Do the Effects of Methadone Stop Drug Cravings?
Opiate addictions encompass a wide variety of drugs, some of which include:
When used on a short-term basis, the risk of abuse and addiction remains low as far as the prescription opiate drugs go. In general, long-term use of any opiate drug can have damaging effects on the brain’s chemical processes.
Methadone, commonly used to treat opiate addictions, offers chronic opiate users a real chance at maintaining abstinence for the long-term. The effects of methadone rely on a daily dosing schedule that works to relieve the drug cravings addicts so often experience in recovery.
While the effects of methadone can go a long way towards helping a person abstain from drugs, supplementing the effects of methadone with ongoing psychosocial treatment supports can give recovering addicts an even better chance at long-term recovery.
Opiates and the Brain
The brain houses certain key neurotransmitter chemicals that closely resemble the chemical structure of opiate drugs. In turn, the brain receives opiates in much the same way it regulates its own neurotransmitter chemicals.
These interactions between opiates and the brain set the stage for opiate addictions to develop.
With ongoing use, the brain comes to rely on opiate effects to maintain a certain degree of chemical equilibrium, according to the National Drug Intelligence Center.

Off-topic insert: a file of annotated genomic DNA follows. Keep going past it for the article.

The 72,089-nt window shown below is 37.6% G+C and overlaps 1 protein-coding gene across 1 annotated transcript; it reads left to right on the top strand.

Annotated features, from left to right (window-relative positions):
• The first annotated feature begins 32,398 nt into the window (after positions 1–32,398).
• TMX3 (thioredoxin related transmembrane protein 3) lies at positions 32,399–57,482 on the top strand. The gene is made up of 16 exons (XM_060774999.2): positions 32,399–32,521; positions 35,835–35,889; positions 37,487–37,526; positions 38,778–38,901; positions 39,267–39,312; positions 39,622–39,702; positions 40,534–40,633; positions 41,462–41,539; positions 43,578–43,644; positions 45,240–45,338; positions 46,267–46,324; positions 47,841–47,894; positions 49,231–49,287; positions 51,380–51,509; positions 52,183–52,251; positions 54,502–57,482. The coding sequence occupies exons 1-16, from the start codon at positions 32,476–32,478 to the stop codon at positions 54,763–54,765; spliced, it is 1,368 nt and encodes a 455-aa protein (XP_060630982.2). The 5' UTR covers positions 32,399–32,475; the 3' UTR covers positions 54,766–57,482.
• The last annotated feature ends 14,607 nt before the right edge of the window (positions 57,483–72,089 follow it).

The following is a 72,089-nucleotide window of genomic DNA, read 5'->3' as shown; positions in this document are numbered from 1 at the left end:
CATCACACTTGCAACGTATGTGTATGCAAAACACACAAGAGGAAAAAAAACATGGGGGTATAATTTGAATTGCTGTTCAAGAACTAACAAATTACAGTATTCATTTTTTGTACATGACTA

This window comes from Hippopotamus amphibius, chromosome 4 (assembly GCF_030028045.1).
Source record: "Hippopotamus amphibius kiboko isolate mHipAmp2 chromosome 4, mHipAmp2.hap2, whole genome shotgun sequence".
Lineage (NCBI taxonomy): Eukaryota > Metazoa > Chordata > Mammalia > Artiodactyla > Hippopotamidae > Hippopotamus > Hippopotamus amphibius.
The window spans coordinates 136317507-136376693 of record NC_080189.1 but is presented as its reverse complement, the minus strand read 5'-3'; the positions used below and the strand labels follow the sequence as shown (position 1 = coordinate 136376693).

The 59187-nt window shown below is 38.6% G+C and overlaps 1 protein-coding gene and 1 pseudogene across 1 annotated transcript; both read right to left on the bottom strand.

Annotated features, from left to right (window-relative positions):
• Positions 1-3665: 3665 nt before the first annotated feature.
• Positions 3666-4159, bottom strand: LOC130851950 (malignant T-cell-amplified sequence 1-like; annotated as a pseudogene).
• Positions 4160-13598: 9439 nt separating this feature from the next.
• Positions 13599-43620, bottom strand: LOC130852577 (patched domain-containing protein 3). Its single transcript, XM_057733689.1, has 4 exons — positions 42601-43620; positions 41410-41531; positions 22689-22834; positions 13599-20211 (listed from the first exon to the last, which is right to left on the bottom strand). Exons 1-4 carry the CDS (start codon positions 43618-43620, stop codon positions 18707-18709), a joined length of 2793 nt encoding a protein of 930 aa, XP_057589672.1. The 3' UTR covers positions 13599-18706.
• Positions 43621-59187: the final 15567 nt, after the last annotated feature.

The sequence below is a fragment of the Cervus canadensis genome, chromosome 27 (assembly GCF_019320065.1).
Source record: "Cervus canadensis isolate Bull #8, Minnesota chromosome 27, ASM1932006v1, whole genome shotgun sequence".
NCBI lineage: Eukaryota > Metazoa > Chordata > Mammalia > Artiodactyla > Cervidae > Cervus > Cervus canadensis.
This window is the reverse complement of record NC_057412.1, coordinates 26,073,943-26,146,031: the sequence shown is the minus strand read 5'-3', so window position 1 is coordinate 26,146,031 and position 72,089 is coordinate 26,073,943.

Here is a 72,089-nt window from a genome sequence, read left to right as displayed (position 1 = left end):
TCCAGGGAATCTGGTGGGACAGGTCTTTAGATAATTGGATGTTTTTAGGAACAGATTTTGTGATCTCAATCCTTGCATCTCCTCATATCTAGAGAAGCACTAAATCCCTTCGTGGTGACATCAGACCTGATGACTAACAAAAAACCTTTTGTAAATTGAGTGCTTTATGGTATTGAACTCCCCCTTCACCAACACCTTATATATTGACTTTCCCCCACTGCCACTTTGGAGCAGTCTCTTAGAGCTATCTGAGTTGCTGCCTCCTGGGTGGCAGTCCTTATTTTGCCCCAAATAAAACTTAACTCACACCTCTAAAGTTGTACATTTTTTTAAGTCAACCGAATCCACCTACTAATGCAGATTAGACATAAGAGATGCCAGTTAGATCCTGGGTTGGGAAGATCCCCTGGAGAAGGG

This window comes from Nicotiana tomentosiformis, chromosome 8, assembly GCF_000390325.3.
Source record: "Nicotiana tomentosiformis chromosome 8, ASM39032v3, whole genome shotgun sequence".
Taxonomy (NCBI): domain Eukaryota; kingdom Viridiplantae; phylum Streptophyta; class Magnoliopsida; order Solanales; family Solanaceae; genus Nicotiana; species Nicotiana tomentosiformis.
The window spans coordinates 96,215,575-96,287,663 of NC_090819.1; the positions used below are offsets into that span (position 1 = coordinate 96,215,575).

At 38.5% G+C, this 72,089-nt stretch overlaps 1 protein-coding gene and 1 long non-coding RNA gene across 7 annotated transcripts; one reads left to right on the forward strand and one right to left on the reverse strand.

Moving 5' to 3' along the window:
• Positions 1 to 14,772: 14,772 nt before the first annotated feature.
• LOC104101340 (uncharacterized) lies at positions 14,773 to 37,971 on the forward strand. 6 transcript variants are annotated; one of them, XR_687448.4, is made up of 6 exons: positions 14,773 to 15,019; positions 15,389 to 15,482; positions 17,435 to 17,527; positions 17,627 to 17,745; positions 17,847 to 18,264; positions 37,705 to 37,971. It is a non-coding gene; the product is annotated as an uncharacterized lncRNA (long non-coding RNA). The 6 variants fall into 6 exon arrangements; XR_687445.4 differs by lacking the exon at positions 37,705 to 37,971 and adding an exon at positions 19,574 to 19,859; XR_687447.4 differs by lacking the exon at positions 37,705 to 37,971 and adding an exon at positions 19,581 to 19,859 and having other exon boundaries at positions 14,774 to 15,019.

In spite of this close affinity, ongoing opiate use slowly degrades brain cell structures and functions making them less sensitive to opiate’s effects. This process results in rising tolerance levels where the brain requires increasingly higher doses of the drug for normal function.
Methadone, a synthetic opiate drug, acts as a replacement drug for other addictive opiates. Unlike other opiates, the effects of methadone work slowly, which greatly reduces the drug’s addictive potential. Since methadone is itself an opiate, the effects of methadone naturally reduce the degree of drug cravings a person experiences.
As most addicts well know, frequent “hits” of opiates throughout the day are needed to maintain a certain desired effect. Likewise, the effects of methadone rely on a daily dosing schedule. As methadone produces a slow-acting effect, it only takes one dose per day to keep drug cravings in check.
According to the Centers for Disease Control & Prevention, a single dose of methadone has to be large enough to ward off drug cravings but small enough to prevent a person from experiencing a “high” effect. Otherwise, too high or too low a dose can diminish the therapeutic effects of methadone.
Methadone treatment offers recovering addicts a way to wean off other addictive opiate drugs while at the same time reducing the level of drug cravings a person experiences. According to the U.S. National Library of Medicine, the effects of methadone work best when used as a long-term, maintenance treatment approach.
As people recovering from chronic opiate addictions may well experience drug cravings for months or years after they stop using, methadone maintenance treatment can greatly decrease the degree of discomfort addicts experience during the early stages of recovery. Ongoing methadone treatment also reduces the likelihood a person will relapse in recovery.